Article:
From left: Haruye Ioka, Helen Ota, Keiko Kawashima and Kurt Kuniyoshi of the Grateful Crane Ensemble. (Rafu Shimpo photos)

Nostalgic Japanese children’s and folk songs will come to life at “Natsukashi Doyo Melodies,” a community sing-along to take place on Sunday, Aug. 26, at 2 p.m. at Nishi Hongwanji Los Angeles Betsuin Kaikan in Little Tokyo and on Saturday, Sept. 22, at 3 p.m. at Orange County Buddhist Church.

Presented by the Grateful Crane Ensemble, this event gives community members a unique opportunity to come together in song, as well as share in the many childhood memories that these songs will evoke.

“This show is all about the songs and everyone singing together,” said Soji Kashiwagi, executive producer of the Grateful Crane Ensemble. “You don’t have to be a singer; just come with a lot of spirit and to join in on the fun.”

Some of the favorites to be sung include “Akatombo” (赤とんぼ), “Furusato” (古里), “Haru ga Kita” (春が来た), “Momiji” (紅葉), Yuyake Koyake” (夕焼け小焼け), “Donguri Koro Koro” (どんぐりころころ), “Momotaro” (桃太郎), “Hana” (花) and many more.

Kashiwagi pointed out that most people will remember their parents or grandparents singing these songs to them as children. That childhood memory, however, will be different for each person depending on where and when they were born.

“For a Nisei or Kibei Nisei, they might remember their Issei mother singing these songs to them on a California farm or a home in Little Tokyo. For Shin Issei and recent Japanese immigrants, their memories will go back to their ‘furusato’ in Japan,” said Kashiwagi. “The one thing we share in common are these songs. Whether you are Japanese American or Japanese from Japan, these songs are part of our culture, our history and who we are as people of Japanese ancestry.”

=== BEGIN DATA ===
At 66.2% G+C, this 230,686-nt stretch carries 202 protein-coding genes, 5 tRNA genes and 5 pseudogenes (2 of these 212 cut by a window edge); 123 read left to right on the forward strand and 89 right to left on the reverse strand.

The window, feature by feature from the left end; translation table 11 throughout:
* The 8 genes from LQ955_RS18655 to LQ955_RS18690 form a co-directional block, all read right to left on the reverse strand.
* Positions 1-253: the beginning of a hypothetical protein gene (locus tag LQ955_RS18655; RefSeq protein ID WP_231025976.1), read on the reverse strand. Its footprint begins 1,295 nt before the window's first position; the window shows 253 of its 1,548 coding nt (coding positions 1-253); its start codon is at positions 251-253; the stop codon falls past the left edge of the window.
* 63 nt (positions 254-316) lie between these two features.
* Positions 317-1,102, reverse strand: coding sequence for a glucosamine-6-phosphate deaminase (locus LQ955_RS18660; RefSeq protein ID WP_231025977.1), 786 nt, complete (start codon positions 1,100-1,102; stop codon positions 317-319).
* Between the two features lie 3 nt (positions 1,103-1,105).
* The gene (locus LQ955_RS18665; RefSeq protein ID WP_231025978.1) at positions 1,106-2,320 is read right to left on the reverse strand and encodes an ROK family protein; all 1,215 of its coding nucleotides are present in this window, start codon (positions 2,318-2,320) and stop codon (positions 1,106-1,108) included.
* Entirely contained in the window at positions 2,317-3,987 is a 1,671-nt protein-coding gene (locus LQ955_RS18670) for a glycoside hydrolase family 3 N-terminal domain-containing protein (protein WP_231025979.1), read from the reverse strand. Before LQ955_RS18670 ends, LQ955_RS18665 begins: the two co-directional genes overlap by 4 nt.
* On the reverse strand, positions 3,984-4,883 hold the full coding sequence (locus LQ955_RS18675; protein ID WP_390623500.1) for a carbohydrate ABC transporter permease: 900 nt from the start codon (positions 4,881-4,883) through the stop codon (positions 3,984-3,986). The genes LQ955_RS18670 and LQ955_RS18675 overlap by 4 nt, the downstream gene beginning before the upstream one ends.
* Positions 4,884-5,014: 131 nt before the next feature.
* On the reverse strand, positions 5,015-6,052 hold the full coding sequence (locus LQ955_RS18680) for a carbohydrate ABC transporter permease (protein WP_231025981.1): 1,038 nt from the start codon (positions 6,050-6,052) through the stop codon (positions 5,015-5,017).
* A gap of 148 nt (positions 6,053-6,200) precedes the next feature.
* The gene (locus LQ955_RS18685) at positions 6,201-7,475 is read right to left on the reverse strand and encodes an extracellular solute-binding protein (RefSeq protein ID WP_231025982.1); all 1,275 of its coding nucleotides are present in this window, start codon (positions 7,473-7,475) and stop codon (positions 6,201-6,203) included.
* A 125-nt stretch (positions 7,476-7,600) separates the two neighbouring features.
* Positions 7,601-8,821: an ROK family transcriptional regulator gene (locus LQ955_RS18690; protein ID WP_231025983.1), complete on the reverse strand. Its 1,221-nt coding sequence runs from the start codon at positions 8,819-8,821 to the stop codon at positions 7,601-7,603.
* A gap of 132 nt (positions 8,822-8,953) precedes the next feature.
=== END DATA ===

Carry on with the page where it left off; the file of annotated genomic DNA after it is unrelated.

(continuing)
Along with the cultural connection, Kashiwagi added that studies have shown that music and singing alleviates stress, relieves depression and is good for one’s overall health and well-being. Plus, he said, it’s just plain fun.

Leading the sing-along will be long-time Grateful Crane members Keiko Kawashima, Haruye Ioka, Kurt Kuniyoshi and Helen Ota. Grateful Crane’s musical director, Scott Nagatani, will accompany everyone on piano.

Nishi Hongwanji is located at 815 E. First St. in downtown Los Angeles. Orange County Buddhist Church is located at 909 S. Dale Ave. in Anaheim. Tickets are $25. To make a reservation, call the Grateful Crane ticket line at (310) 995-5841. For more information, visit

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